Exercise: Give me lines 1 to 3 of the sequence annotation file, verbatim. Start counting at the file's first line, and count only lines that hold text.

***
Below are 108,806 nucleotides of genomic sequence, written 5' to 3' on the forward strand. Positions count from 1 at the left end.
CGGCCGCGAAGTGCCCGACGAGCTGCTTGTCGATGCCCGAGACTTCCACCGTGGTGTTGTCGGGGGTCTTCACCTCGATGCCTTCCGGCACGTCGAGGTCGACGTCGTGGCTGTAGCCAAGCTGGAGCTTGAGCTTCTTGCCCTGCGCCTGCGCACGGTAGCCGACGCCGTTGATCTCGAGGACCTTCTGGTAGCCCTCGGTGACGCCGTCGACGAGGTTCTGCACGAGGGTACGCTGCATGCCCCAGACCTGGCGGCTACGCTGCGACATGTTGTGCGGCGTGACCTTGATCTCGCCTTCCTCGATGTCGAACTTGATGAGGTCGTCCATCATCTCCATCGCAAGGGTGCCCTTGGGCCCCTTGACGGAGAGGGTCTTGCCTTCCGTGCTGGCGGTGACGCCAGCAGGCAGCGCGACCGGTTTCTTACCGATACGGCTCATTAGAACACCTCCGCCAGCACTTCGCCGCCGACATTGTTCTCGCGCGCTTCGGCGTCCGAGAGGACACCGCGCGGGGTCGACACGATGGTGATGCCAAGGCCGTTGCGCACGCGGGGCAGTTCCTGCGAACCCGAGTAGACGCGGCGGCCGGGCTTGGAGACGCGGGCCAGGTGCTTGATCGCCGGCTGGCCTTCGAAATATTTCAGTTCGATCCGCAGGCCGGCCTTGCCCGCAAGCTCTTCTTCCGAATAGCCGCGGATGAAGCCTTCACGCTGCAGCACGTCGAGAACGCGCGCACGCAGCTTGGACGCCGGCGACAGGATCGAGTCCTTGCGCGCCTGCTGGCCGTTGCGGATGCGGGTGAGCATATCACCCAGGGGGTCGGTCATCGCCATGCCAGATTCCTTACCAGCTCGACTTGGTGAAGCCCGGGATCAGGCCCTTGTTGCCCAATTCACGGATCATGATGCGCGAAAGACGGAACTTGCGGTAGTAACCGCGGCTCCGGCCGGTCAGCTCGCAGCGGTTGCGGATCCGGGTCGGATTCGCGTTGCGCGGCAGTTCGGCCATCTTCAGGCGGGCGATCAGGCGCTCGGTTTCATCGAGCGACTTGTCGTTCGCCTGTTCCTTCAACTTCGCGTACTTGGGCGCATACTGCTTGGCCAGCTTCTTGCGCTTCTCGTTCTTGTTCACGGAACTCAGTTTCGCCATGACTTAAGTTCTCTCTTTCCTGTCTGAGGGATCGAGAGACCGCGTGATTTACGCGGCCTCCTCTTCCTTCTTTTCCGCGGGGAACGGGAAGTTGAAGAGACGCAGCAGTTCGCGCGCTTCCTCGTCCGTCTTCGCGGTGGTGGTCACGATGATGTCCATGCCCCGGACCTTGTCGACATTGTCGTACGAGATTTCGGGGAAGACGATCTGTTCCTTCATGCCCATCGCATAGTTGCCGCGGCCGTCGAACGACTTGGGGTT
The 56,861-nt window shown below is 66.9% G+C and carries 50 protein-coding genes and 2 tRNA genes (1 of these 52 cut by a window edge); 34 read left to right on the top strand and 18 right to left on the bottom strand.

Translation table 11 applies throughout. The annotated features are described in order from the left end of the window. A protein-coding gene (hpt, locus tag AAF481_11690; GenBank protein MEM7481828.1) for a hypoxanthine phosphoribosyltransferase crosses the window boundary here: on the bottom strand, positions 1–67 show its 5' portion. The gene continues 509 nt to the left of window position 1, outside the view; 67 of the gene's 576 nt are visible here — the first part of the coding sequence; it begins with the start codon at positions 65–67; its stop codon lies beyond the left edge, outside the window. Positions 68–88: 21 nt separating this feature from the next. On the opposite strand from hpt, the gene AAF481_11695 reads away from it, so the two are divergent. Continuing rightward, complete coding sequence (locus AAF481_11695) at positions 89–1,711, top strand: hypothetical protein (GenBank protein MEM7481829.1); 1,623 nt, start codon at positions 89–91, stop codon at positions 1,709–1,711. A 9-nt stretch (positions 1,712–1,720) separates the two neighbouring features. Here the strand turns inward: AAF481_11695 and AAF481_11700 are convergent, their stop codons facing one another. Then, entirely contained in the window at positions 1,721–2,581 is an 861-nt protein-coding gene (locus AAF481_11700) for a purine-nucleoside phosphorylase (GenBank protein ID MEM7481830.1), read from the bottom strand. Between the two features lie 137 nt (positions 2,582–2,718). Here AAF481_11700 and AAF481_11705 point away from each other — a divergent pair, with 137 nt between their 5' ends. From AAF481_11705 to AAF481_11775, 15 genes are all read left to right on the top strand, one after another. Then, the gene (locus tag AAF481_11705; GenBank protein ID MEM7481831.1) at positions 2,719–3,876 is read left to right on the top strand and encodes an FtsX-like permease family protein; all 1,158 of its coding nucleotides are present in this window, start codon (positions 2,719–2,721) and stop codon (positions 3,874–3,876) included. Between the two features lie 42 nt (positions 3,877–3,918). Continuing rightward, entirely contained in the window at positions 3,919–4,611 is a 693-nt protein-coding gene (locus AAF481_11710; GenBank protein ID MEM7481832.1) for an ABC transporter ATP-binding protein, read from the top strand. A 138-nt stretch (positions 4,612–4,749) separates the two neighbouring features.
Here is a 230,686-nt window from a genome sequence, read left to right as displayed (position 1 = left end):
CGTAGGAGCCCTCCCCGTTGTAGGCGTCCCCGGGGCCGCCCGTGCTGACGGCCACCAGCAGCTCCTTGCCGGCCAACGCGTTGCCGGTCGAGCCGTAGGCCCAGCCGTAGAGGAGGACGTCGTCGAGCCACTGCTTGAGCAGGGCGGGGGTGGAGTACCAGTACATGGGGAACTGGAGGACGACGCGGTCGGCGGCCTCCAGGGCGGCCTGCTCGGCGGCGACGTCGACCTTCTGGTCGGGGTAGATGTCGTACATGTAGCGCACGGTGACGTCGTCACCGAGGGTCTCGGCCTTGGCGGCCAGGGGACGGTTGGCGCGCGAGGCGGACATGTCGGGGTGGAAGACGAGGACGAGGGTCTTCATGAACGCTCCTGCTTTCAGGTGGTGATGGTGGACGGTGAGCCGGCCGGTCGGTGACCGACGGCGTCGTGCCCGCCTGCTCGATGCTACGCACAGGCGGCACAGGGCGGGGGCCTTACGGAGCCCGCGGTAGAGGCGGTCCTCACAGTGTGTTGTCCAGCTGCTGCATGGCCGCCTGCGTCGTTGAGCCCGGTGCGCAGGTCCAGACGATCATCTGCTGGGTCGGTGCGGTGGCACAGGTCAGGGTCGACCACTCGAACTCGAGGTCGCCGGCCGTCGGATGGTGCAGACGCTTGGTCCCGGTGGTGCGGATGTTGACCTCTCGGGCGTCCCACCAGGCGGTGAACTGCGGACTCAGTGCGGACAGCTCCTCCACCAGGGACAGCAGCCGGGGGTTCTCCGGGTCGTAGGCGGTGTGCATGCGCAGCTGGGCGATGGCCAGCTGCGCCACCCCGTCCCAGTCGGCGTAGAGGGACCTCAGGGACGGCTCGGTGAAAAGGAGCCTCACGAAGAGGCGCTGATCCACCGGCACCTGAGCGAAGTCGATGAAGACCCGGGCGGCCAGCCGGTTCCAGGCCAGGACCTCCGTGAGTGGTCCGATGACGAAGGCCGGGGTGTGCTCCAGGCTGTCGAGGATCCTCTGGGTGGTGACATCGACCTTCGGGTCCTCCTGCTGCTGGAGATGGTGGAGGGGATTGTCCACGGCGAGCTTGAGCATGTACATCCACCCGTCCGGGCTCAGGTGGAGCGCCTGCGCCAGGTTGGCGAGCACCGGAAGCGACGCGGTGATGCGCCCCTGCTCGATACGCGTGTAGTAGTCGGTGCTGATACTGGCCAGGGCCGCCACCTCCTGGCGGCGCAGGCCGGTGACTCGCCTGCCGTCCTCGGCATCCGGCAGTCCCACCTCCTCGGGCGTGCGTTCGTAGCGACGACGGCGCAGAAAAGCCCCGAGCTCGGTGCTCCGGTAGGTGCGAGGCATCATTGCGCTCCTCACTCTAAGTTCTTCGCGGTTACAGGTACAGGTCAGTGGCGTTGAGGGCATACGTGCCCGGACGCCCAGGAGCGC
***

Below are 108,806 nucleotides of genomic sequence, written 5' to 3' on the forward strand. Positions count from 1 at the left end.
CGGCCGCGAAGTGCCCGACGAGCTGCTTGTCGATGCCCGAGACTTCCACCGTGGTGTTGTCGGGGGTCTTCACCTCGATGCCTTCCGGCACGTCGAGGTCGACGTCGTGGCTGTAGCCAAGCTGGAGCTTGAGCTTCTTGCCCTGCGCCTGCGCACGGTAGCCGACGCCGTTGATCTCGAGGACCTTCTGGTAGCCCTCGGTGACGCCGTCGACGAGGTTCTGCACGAGGGTACGCTGCATGCCCCAGACCTGGCGGCTACGCTGCGACATGTTGTGCGGCGTGACCTTGATCTCGCCTTCCTCGATGTCGAACTTGATGAGGTCGTCCATCATCTCCATCGCAAGGGTGCCCTTGGGCCCCTTGACGGAGAGGGTCTTGCCTTCCGTGCTGGCGGTGACGCCAGCAGGCAGCGCGACCGGTTTCTTACCGATACGGCTCATTAGAACACCTCCGCCAGCACTTCGCCGCCGACATTGTTCTCGCGCGCTTCGGCGTCCGAGAGGACACCGCGCGGGGTCGACACGATGGTGATGCCAAGGCCGTTGCGCACGCGGGGCAGTTCCTGCGAACCCGAGTAGACGCGGCGGCCGGGCTTGGAGACGCGGGCCAGGTGCTTGATCGCCGGCTGGCCTTCGAAATATTTCAGTTCGATCCGCAGGCCGGCCTTGCCCGCAAGCTCTTCTTCCGAATAGCCGCGGATGAAGCCTTCACGCTGCAGCACGTCGAGAACGCGCGCACGCAGCTTGGACGCCGGCGACAGGATCGAGTCCTTGCGCGCCTGCTGGCCGTTGCGGATGCGGGTGAGCATATCACCCAGGGGGTCGGTCATCGCCATGCCAGATTCCTTACCAGCTCGACTTGGTGAAGCCCGGGATCAGGCCCTTGTTGCCCAATTCACGGATCATGATGCGCGAAAGACGGAACTTGCGGTAGTAACCGCGGCTCCGGCCGGTCAGCTCGCAGCGGTTGCGGATCCGGGTCGGATTCGCGTTGCGCGGCAGTTCGGCCATCTTCAGGCGGGCGATCAGGCGCTCGGTTTCATCGAGCGACTTGTCGTTCGCCTGTTCCTTCAACTTCGCGTACTTGGGCGCATACTGCTTGGCCAGCTTCTTGCGCTTCTCGTTCTTGTTCACGGAACTCAGTTTCGCCATGACTTAAGTTCTCTCTTTCCTGTCTGAGGGATCGAGAGACCGCGTGATTTACGCGGCCTCCTCTTCCTTCTTTTCCGCGGGGAACGGGAAGTTGAAGAGACGCAGCAGTTCGCGCGCTTCCTCGTCCGTCTTCGCGGTGGTGGTCACGATGATGTCCATGCCCCGGACCTTGTCGACATTGTCGTACGAGATTTCGGGGAAGACGATCTGTTCCTTCATGCCCATCGCATAGTTGCCGCGGCCGTCGAACGACTTGGGGTT
The 56,861-nt window shown below is 66.9% G+C and carries 50 protein-coding genes and 2 tRNA genes (1 of these 52 cut by a window edge); 34 read left to right on the top strand and 18 right to left on the bottom strand.